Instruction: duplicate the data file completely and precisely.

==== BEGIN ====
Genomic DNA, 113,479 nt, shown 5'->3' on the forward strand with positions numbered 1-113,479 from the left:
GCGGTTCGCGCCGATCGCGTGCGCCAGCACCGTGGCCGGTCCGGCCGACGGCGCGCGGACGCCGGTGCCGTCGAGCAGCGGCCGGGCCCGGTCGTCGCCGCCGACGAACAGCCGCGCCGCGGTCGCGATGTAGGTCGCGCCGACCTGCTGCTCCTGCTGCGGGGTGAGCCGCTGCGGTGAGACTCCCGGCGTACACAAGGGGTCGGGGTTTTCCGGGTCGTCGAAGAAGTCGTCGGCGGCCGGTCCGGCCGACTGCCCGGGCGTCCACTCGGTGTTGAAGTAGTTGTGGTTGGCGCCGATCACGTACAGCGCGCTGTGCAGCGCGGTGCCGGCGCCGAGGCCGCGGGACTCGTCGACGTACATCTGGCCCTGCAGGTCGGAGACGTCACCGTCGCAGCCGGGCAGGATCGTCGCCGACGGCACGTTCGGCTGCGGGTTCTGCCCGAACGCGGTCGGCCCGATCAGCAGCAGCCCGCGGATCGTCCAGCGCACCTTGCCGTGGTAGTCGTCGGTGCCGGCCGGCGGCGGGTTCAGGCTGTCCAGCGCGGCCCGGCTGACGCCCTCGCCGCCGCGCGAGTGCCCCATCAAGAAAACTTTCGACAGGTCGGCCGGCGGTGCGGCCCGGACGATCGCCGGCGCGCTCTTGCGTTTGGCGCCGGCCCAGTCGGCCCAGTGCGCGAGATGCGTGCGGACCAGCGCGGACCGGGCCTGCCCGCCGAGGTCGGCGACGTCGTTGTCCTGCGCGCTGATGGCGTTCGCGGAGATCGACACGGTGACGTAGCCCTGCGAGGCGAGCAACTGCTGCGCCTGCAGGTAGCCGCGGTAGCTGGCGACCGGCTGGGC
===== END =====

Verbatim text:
Genomic DNA, 113,479 nt, shown 5'->3' on the forward strand with positions numbered 1-113,479 from the left:
GCGGTTCGCGCCGATCGCGTGCGCCAGCACCGTGGCCGGTCCGGCCGACGGCGCGCGGACGCCGGTGCCGTCGAGCAGCGGCCGGGCCCGGTCGTCGCCGCCGACGAACAGCCGCGCCGCGGTCGCGATGTAGGTCGCGCCGACCTGCTGCTCCTGCTGCGGGGTGAGCCGCTGCGGTGAGACTCCCGGCGTACACAAGGGGTCGGGGTTTTCCGGGTCGTCGAAGAAGTCGTCGGCGGCCGGTCCGGCCGACTGCCCGGGCGTCCACTCGGTGTTGAAGTAGTTGTGGTTGGCGCCGATCACGTACAGCGCGCTGTGCAGCGCGGTGCCGGCGCCGAGGCCGCGGGACTCGTCGACGTACATCTGGCCCTGCAGGTCGGAGACGTCACCGTCGCAGCCGGGCAGGATCGTCGCCGACGGCACGTTCGGCTGCGGGTTCTGCCCGAACGCGGTCGGCCCGATCAGCAGCAGCCCGCGGATCGTCCAGCGCACCTTGCCGTGGTAGTCGTCGGTGCCGGCCGGCGGCGGGTTCAGGCTGTCCAGCGCGGCCCGGCTGACGCCCTCGCCGCCGCGCGAGTGCCCCATCAAGAAAACTTTCGACAGGTCGGCCGGCGGTGCGGCCCGGACGATCGCCGGCGCGCTCTTGCGTTTGGCGCCGGCCCAGTCGGCCCAGTGCGCGAGATGCGTGCGGACCAGCGCGGACCGGGCCTGCCCGCCGAGGTCGGCGACGTCGTTGTCCTGCGCGCTGATGGCGTTCGCGGAGATCGACACGGTGACGTAGCCCTGCGAGGCGAGCAACTGCTGCGCCTGCAGGTAGCCGCGGTAGCTGGCGACCGGCTGGGC